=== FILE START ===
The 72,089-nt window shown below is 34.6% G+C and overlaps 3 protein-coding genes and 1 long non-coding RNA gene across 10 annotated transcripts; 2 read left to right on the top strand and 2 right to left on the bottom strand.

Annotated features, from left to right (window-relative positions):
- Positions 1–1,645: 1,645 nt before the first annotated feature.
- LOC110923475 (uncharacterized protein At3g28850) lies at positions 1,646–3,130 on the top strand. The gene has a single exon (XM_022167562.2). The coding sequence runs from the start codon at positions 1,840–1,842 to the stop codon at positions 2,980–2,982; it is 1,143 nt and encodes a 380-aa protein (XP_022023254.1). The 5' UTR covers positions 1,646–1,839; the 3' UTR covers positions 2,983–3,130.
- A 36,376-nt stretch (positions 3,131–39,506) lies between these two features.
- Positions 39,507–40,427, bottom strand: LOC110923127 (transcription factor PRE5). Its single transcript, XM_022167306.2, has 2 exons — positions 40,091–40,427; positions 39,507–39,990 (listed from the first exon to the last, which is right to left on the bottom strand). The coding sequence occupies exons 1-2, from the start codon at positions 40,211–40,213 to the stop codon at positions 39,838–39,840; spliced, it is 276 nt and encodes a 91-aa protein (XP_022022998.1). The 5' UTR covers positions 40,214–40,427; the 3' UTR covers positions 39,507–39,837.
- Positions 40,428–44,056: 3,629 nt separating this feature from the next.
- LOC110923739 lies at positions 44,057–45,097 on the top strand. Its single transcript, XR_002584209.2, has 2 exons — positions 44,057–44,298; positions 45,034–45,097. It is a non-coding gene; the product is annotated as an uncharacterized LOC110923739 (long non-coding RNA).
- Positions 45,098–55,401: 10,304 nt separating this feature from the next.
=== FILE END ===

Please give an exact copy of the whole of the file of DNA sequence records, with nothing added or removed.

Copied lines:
The 72,089-nt window shown below is 34.6% G+C and overlaps 3 protein-coding genes and 1 long non-coding RNA gene across 10 annotated transcripts; 2 read left to right on the top strand and 2 right to left on the bottom strand.

Annotated features, from left to right (window-relative positions):
- Positions 1–1,645: 1,645 nt before the first annotated feature.
- LOC110923475 (uncharacterized protein At3g28850) lies at positions 1,646–3,130 on the top strand. The gene has a single exon (XM_022167562.2). The coding sequence runs from the start codon at positions 1,840–1,842 to the stop codon at positions 2,980–2,982; it is 1,143 nt and encodes a 380-aa protein (XP_022023254.1). The 5' UTR covers positions 1,646–1,839; the 3' UTR covers positions 2,983–3,130.
- A 36,376-nt stretch (positions 3,131–39,506) lies between these two features.
- Positions 39,507–40,427, bottom strand: LOC110923127 (transcription factor PRE5). Its single transcript, XM_022167306.2, has 2 exons — positions 40,091–40,427; positions 39,507–39,990 (listed from the first exon to the last, which is right to left on the bottom strand). The coding sequence occupies exons 1-2, from the start codon at positions 40,211–40,213 to the stop codon at positions 39,838–39,840; spliced, it is 276 nt and encodes a 91-aa protein (XP_022022998.1). The 5' UTR covers positions 40,214–40,427; the 3' UTR covers positions 39,507–39,837.
- Positions 40,428–44,056: 3,629 nt separating this feature from the next.
- LOC110923739 lies at positions 44,057–45,097 on the top strand. Its single transcript, XR_002584209.2, has 2 exons — positions 44,057–44,298; positions 45,034–45,097. It is a non-coding gene; the product is annotated as an uncharacterized LOC110923739 (long non-coding RNA).
- Positions 45,098–55,401: 10,304 nt separating this feature from the next.